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January 26, 2015

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Supreme Court nixes much of Arizona immigration law


Ross D. Franklin / AP

Maria Durand, left, and Rosa Maria Soto, both from Arizona, cheer as the U.S. Supreme Court decision regarding Arizona’s controversial immigration law, SB1070, comes down at the Arizona Capitol on Monday, June 25, 2012, in Phoenix. The Supreme Court struck down key provisions of Arizona’s crackdown on immigrants Monday but said a much-debated portion on checking suspects’ status could go forward.

Updated Monday, June 25, 2012 | 9:44 a.m.

Mitt Romney

Mitt Romney

Harry Reid

Harry Reid

The Arizona law that had come to define the state of immigration politics in the West has been largely neutered, after the Supreme Court struck down its most contested provisions this morning.

Five Justices ruled that Arizona overstepped its state authority to involve itself in federal affairs in three of four contested sections of the law under which state authorities sought to step up arrests and criminal processing of undocumented immigrants.

“If the federal government won’t enforce its immigration laws, we will,” Arizona Gov. Jan Brewer said.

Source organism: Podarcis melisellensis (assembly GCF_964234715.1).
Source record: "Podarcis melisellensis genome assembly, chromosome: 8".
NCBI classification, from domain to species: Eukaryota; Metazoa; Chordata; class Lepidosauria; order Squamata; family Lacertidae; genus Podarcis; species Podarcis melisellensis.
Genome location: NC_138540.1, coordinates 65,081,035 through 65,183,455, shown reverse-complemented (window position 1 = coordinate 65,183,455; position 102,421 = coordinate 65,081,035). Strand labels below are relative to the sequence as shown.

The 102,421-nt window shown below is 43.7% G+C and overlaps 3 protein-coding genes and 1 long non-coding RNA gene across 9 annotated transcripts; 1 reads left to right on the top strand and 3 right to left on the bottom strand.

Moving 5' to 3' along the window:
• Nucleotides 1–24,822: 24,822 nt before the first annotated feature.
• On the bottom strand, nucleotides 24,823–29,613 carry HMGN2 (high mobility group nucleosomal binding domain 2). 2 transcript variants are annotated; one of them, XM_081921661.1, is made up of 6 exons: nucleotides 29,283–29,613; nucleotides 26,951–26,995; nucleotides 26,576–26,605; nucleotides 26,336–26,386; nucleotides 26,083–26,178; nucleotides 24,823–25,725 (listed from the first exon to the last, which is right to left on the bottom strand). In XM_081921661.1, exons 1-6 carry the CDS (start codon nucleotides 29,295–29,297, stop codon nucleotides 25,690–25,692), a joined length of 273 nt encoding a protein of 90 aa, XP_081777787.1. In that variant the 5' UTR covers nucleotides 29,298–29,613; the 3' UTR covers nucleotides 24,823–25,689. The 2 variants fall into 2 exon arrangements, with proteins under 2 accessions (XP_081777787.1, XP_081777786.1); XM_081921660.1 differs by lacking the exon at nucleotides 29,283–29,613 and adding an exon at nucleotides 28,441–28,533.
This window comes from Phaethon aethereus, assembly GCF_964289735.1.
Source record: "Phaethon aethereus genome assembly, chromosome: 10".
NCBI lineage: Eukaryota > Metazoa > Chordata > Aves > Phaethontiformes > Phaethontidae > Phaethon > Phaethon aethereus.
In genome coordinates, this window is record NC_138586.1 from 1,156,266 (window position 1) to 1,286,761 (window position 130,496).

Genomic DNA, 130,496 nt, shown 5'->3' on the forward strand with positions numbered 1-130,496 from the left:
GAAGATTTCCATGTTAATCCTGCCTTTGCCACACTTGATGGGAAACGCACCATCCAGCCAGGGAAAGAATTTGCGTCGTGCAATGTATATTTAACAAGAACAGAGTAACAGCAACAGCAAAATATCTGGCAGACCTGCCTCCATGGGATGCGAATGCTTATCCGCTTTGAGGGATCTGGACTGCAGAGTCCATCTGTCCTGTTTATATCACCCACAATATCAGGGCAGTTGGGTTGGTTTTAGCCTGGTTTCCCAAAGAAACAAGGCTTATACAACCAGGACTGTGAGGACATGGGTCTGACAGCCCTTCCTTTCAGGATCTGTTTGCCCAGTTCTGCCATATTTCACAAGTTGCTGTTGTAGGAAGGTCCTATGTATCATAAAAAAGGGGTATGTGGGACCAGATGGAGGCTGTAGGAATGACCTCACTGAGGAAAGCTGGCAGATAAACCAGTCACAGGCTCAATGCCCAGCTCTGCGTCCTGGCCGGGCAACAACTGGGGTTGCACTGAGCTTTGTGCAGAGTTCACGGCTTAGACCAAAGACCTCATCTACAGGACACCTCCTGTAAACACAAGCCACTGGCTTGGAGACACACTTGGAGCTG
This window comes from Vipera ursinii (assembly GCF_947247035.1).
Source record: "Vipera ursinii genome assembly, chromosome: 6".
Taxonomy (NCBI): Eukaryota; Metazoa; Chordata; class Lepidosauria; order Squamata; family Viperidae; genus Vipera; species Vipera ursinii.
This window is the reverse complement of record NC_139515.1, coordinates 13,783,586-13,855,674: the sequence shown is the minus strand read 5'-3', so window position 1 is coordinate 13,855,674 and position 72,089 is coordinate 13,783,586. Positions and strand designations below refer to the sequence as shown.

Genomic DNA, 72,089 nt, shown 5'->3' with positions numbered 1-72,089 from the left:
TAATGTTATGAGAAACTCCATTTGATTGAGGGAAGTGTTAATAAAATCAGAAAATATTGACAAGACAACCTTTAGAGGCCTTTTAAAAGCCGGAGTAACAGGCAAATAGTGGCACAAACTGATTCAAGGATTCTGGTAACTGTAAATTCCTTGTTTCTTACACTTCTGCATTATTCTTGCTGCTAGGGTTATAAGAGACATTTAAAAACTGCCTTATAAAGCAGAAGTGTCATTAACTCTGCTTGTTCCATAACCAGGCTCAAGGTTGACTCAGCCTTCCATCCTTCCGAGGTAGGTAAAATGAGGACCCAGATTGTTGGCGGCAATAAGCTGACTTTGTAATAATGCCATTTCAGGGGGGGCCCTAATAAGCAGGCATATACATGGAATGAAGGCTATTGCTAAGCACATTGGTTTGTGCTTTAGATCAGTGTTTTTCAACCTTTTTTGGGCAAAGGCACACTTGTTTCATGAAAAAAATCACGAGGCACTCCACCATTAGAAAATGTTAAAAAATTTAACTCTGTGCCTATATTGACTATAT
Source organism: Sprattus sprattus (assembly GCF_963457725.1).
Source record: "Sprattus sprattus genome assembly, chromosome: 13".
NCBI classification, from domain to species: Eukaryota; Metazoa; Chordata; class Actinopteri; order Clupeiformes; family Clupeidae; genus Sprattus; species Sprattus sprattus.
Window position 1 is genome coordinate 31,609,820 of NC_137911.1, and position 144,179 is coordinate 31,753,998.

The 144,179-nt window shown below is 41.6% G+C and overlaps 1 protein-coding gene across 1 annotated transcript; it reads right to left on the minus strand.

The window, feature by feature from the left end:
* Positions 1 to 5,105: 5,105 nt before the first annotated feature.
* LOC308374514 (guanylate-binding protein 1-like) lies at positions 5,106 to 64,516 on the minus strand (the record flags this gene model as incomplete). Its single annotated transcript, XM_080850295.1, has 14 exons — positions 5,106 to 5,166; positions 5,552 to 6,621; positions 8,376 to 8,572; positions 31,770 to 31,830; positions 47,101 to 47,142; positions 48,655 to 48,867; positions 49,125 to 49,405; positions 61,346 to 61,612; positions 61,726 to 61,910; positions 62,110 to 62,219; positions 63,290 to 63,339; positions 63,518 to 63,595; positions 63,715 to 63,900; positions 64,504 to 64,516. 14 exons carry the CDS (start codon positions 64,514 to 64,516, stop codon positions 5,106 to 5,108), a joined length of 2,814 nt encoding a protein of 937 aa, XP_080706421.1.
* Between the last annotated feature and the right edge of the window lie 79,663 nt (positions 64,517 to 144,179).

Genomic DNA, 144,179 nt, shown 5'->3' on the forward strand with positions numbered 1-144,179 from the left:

But in its zeal, Arizona overreached on matters concerning identification requirements, work authorization, and arrests, the Supreme Court said.

Two of the sections the Supreme Court struck down concerned Arizona’s lack of respect for the difference between civil and criminal penalties in immigration infractions.

Part of the law made it a misdemeanor for undocumented immigrants to not comply with rules that require foreign nationals to register with the federal government and produce documentation of that registration.

The law also made it a misdemeanor for an immigrant without work authorization to try to work.

But as Justice Anthony Kennedy wrote in the court’s opinion: “Removal is a civil, not a criminal matter.”

The federal law only imposes civil penalties — including deportation — for not having the proper registration paperwork. And while Immigration, Customs and Enforcement often pursues criminal charges on the back of workplace violations, it’s never against the employees. Only employers of undocumented workers can be subject to criminal prosecution.

For the undocumented workers, it is a civil process, usually one that goes through the administrative immigration courts and ultimately can result in deportation.

The court also ruled that a section of the law that allows officers to arrest undocumented immigrants without a warrant flew in the face of federal law. Under federal law, officers can only make immigration-related arrests without a warrant in situations where the person in question “is likely to escape before a warrant can be obtained.”

The federal law trumps state law.

The court, however, upheld a part of the law that requires state police to check the immigration status of people taken in custody. Justices were not swayed by arguments from the federal government that this could result in unfairly long detentions as individuals waited to be processed.

Ultimately, Kennedy wrote, the justices refused to strike down the immigration status check because the lower courts haven’t yet ruled on it, and before that happens, it would be premature for the Supreme Court to consider how it might be applied.

Three judges dissented.